Mexican national’s execution prompts diplomatic disappointment

The top United Nations human rights official said Friday that the execution of a Mexican national in Texas was a breach of international law, while diplomats, including Secretary of State Hillary Rodham Clinton, expressed disappointment in the outcome of the case.

Humberto Leal Garcia Jr., who had been convicted of raping and killing a 16-year-old San Antonio girl in 1994, was executed by lethal injection on Thursday night, shortly after the Supreme Court denied the Obama administration’s request for a delay.

The administration had filed an amicus brief in the case because of concerns that Texas authorities, in failing to notify Leal of his right to access Mexican consular officials, had violated the United Nations’ Vienna Convention.

In 2004, the International Court of Justice at The Hague ruled that Leal and other Mexican nationals facing execution had been denied their rights under the treaty.

The “execution will undermine the role of the International Court of Justice, and its ramifications are likely to spread far beyond Texas,” Navi Pillay, the U.N. high commissioner for human rights, said Friday.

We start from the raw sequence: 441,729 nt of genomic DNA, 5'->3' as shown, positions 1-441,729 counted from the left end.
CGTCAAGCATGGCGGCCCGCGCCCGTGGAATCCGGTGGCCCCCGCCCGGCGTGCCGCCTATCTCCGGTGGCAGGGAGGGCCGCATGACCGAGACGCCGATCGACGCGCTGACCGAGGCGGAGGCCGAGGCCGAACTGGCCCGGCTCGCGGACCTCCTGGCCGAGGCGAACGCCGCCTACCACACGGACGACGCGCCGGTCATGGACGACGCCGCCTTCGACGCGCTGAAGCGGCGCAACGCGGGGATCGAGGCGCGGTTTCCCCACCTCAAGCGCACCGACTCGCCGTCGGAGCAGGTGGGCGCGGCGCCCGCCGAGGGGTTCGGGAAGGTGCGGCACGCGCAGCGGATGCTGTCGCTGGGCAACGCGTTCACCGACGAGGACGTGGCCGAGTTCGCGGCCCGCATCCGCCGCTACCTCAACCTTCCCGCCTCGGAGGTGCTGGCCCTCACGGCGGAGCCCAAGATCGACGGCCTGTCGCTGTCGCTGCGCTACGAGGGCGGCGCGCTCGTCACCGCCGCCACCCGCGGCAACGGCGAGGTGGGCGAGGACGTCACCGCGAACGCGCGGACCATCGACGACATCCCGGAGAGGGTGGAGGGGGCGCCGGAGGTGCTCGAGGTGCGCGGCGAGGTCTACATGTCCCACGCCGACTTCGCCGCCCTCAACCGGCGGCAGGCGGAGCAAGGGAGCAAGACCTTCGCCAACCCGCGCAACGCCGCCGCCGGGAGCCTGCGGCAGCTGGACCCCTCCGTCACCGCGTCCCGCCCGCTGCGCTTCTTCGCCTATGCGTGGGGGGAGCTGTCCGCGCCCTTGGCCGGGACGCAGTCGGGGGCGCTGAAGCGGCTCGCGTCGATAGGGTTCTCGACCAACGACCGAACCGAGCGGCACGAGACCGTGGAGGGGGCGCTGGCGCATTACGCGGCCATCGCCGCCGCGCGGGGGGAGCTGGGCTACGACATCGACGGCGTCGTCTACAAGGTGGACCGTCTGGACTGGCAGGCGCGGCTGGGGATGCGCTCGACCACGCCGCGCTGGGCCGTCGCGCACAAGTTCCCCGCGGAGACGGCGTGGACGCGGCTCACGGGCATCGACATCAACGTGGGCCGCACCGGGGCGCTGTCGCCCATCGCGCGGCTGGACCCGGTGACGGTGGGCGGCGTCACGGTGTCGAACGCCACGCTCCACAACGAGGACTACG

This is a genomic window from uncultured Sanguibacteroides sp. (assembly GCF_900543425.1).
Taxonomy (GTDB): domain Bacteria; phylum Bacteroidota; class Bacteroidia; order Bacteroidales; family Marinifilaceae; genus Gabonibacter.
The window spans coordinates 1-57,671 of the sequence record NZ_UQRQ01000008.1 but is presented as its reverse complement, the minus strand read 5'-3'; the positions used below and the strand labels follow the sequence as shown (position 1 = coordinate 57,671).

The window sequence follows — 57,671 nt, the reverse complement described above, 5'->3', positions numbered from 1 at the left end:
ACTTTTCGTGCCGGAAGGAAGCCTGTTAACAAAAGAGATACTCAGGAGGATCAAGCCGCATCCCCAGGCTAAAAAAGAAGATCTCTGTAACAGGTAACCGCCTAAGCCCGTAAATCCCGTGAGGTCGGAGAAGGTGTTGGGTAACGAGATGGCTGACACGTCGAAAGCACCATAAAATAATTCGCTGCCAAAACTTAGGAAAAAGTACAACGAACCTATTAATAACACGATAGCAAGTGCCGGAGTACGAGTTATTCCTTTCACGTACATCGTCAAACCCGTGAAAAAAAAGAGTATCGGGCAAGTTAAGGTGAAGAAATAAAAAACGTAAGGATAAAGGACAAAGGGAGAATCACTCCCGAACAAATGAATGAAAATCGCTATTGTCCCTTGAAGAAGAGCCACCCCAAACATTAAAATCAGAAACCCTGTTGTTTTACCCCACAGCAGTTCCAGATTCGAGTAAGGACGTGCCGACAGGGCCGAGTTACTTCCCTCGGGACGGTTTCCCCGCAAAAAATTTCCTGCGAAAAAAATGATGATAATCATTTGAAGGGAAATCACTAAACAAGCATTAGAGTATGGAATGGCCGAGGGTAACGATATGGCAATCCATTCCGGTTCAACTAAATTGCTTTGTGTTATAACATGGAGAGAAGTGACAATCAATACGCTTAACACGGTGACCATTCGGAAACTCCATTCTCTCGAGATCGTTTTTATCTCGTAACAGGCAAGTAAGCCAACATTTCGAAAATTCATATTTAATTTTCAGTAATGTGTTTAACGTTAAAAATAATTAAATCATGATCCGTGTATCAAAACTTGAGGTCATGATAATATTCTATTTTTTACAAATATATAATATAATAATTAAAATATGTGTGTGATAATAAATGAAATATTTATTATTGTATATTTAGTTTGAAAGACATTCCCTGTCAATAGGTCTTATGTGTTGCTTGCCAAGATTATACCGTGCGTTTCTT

U.S. officials had expressed concern about the impact of the case, suggesting that Leal’s execution could make other nations less likely to respect the terms of the Vienna Convention should American citizens abroad be in need of consular assistance.

Shortly after the execution, Mexico issued a statement of condemnation and said it had submitted an official protest to the State Department. A group of former U.S. ambassadors who had pressed for a stay also expressed disappointment.

“Texas justice is Texas justice,” said State Department spokesman Victoria Nuland. But, she added, “This is simply about ensuring an American — a non-American facing judicial proceedings in the United States — has the same rights that we expect an American facing judicial proceedings overseas would have.”

In seeking the stay, the Obama administration had sought more time so that Congress could take up pending legislation to bring the United States into compliance with the Vienna Convention.

The Supreme Court, however, ruled 5 to 4 that that was not enough to rule in the government’s favor, saying in an unsigned majority opinion that the court was tasked with ruling on current law, “not what it might eventually be.”

The immediate impact of the execution is unclear, and some experts have argued there is unlikely to be any.

They note that three years ago, Texas executed another Mexican national, even though he had similarly not been informed of his rights under the Vienna Convention. Then, too, there were warnings about the impact on U.S. foreign-policy interests.

“Congress,” the high court’s majority wrote Thursday, “evidently did not find these consequences sufficiently grave to prompt its enactment of implementing legislation, and we will follow the law as written by Congress.”

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